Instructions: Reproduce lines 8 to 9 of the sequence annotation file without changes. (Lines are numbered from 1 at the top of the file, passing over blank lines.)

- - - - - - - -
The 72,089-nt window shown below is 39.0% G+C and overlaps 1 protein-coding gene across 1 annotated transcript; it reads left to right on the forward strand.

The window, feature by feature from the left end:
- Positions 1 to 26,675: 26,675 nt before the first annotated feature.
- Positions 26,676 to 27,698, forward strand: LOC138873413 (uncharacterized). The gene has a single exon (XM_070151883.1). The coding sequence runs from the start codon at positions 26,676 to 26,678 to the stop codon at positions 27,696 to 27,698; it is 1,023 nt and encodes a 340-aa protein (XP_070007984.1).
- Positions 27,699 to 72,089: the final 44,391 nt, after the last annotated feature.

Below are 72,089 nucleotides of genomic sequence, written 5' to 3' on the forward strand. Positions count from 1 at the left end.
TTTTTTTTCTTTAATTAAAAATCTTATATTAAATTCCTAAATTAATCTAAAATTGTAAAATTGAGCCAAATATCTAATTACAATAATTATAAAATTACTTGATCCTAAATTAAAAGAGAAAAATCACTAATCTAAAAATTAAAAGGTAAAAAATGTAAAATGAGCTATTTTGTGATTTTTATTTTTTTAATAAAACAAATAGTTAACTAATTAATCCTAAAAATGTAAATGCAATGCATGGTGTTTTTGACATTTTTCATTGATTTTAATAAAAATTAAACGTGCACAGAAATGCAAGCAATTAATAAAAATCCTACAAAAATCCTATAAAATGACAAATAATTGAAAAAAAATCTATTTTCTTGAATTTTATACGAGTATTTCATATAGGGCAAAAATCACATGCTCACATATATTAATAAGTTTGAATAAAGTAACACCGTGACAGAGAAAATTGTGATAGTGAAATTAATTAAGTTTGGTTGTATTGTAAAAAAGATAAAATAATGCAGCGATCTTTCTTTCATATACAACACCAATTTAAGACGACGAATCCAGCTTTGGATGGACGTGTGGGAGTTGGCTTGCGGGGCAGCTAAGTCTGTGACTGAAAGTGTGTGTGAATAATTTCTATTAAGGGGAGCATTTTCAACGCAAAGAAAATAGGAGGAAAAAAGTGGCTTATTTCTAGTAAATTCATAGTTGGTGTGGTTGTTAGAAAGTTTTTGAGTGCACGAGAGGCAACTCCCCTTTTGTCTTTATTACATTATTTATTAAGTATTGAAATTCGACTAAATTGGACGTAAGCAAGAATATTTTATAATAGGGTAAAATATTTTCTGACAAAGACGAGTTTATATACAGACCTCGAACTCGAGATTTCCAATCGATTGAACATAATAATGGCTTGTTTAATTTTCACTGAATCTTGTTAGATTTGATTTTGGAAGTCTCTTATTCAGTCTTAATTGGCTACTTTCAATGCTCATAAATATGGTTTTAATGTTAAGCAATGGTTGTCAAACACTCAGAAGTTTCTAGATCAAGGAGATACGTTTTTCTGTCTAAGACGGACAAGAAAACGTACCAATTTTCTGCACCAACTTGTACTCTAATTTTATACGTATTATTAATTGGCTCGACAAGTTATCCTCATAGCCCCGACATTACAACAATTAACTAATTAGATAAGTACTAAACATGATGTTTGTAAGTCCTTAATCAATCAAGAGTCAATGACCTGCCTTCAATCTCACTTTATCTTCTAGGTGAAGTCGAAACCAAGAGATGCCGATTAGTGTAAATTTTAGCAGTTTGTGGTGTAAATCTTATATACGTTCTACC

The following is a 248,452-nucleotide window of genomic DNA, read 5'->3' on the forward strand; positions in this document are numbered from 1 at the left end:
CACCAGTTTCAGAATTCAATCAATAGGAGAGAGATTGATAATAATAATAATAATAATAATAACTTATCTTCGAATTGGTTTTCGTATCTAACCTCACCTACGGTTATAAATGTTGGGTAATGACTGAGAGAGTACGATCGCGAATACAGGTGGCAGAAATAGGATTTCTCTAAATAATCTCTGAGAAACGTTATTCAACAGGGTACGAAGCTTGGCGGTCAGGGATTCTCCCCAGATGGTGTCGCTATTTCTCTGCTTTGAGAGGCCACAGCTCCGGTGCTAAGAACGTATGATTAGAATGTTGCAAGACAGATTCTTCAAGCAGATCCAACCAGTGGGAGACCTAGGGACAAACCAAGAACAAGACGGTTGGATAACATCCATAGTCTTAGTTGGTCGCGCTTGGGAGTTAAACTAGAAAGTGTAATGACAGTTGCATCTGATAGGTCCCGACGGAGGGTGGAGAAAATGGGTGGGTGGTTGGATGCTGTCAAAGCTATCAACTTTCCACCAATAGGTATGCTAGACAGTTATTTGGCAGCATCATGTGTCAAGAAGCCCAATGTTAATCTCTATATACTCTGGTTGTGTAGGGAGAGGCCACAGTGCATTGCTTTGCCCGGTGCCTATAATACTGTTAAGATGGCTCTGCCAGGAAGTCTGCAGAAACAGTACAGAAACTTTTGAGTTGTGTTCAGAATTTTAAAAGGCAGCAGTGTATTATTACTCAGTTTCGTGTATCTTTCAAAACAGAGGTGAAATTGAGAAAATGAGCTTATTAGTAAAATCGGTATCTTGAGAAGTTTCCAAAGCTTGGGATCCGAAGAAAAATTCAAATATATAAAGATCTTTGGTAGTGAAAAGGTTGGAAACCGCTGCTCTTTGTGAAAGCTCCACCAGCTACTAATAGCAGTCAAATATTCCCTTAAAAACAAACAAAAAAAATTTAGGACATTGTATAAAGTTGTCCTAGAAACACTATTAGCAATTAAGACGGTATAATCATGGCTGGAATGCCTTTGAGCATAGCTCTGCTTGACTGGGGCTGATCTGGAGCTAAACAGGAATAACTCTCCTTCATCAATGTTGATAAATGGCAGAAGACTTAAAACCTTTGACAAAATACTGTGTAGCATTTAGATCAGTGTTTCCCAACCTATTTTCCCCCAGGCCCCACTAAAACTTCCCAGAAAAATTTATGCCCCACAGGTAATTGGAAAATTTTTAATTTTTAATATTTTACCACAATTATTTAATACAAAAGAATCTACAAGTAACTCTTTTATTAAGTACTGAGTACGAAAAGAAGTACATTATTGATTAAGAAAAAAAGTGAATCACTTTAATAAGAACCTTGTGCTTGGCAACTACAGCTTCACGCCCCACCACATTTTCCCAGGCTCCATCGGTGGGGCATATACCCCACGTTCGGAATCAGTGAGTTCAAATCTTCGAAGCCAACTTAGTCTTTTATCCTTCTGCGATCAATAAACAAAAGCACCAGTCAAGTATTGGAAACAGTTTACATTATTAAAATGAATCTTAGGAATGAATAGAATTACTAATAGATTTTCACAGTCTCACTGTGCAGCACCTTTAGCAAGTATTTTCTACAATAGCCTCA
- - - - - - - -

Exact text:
The following is a 248,452-nucleotide window of genomic DNA, read 5'->3' on the forward strand; positions in this document are numbered from 1 at the left end:
CACCAGTTTCAGAATTCAATCAATAGGAGAGAGATTGATAATAATAATAATAATAATAATAACTTATCTTCGAATTGGTTTTCGTATCTAACCTCACCTACGGTTATAAATGTTGGGTAATGACTGAGAGAGTACGATCGCGAATACAGGTGGCAGAAATAGGATTTCTCTAAATAATCTCTGAGAAACGTTATTCAACAGGGTACGAAGCTTGGCGGTCAGGGATTCTCCCCAGATGGTGTCGCTATTTCTCTGCTTTGAGAGGCCACAGCTCCGGTGCTAAGAACGTATGATTAGAATGTTGCAAGACAGATTCTTCAAGCAGATCCAACCAGTGGGAGACCTAGGGACAAACCAAGAACAAGACGGTTGGATAACATCCATAGTCTTAGTTGGTCGCGCTTGGGAGTTAAACTAGAAAGTGTAATGACAGTTGCATCTGATAGGTCCCGACGGAGGGTGGAGAAAATGGGTGGGTGGTTGGATGCTGTCAAAGCTATCAACTTTCCACCAATAGGTATGCTAGACAGTTATTTGGCAGCATCATGTGTCAAGAAGCCCAATGTTAATCTCTATATACTCTGGTTGTGTAGGGAGAGGCCACAGTGCATTGCTTTGCCCGGTGCCTATAATACTGTTAAGATGGCTCTGCCAGGAAGTCTGCAGAAACAGTACAGAAACTTTTGAGTTGTGTTCAGAATTTTAAAAGGCAGCAGTGTATTATTACTCAGTTTCGTGTATCTTTCAAAACAGAGGTGAAATTGAGAAAATGAGCTTATTAGTAAAATCGGTATCTTGAGAAGTTTCCAAAGCTTGGGATCCGAAGAAAAATTCAAATATATAAAGATCTTTGGTAGTGAAAAGGTTGGAAACCGCTGCTCTTTGTGAAAGCTCCACCAGCTACTAATAGCAGTCAAATATTCCCTTAAAAACAAACAAAAAAAATTTAGGACATTGTATAAAGTTGTCCTAGAAACACTATTAGCAATTAAGACGGTATAATCATGGCTGGAATGCCTTTGAGCATAGCTCTGCTTGACTGGGGCTGATCTGGAGCTAAACAGGAATAACTCTCCTTCATCAATGTTGATAAATGGCAGAAGACTTAAAACCTTTGACAAAATACTGTGTAGCATTTAGATCAGTGTTTCCCAACCTATTTTCCCCCAGGCCCCACTAAAACTTCCCAGAAAAATTTATGCCCCACAGGTAATTGGAAAATTTTTAATTTTTAATATTTTACCACAATTATTTAATACAAAAGAATCTACAAGTAACTCTTTTATTAAGTACTGAGTACGAAAAGAAGTACATTATTGATTAAGAAAAAAAGTGAATCACTTTAATAAGAACCTTGTGCTTGGCAACTACAGCTTCACGCCCCACCACATTTTCCCAGGCTCCATCGGTGGGGCATATACCCCACGTTCGGAATCAGTGAGTTCAAATCTTCGAAGCCAACTTAGTCTTTTATCCTTCTGCGATCAATAAACAAAAGCACCAGTCAAGTATTGGAAACAGTTTACATTATTAAAATGAATCTTAGGAATGAATAGAATTACTAATAGATTTTCACAGTCTCACTGTGCAGCACCTTTAGCAAGTATTTTCTACAATAGCCTCA